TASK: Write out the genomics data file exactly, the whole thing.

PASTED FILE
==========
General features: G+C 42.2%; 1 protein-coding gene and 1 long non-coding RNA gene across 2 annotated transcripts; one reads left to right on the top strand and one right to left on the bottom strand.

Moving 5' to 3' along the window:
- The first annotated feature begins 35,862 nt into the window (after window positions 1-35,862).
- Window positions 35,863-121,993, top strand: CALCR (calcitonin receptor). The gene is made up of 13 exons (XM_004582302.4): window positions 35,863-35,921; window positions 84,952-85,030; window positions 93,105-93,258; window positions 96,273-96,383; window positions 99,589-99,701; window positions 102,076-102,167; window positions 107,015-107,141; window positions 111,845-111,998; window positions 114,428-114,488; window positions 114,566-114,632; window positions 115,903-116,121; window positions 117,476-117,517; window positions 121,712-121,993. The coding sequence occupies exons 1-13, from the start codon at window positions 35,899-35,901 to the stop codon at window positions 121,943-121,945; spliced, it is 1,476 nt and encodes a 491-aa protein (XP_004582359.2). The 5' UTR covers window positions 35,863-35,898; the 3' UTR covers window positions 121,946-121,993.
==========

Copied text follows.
General features: G+C 42.2%; 1 protein-coding gene and 1 long non-coding RNA gene across 2 annotated transcripts; one reads left to right on the top strand and one right to left on the bottom strand.

Moving 5' to 3' along the window:
- The first annotated feature begins 35,862 nt into the window (after window positions 1-35,862).
- Window positions 35,863-121,993, top strand: CALCR (calcitonin receptor). The gene is made up of 13 exons (XM_004582302.4): window positions 35,863-35,921; window positions 84,952-85,030; window positions 93,105-93,258; window positions 96,273-96,383; window positions 99,589-99,701; window positions 102,076-102,167; window positions 107,015-107,141; window positions 111,845-111,998; window positions 114,428-114,488; window positions 114,566-114,632; window positions 115,903-116,121; window positions 117,476-117,517; window positions 121,712-121,993. The coding sequence occupies exons 1-13, from the start codon at window positions 35,899-35,901 to the stop codon at window positions 121,943-121,945; spliced, it is 1,476 nt and encodes a 491-aa protein (XP_004582359.2). The 5' UTR covers window positions 35,863-35,898; the 3' UTR covers window positions 121,946-121,993.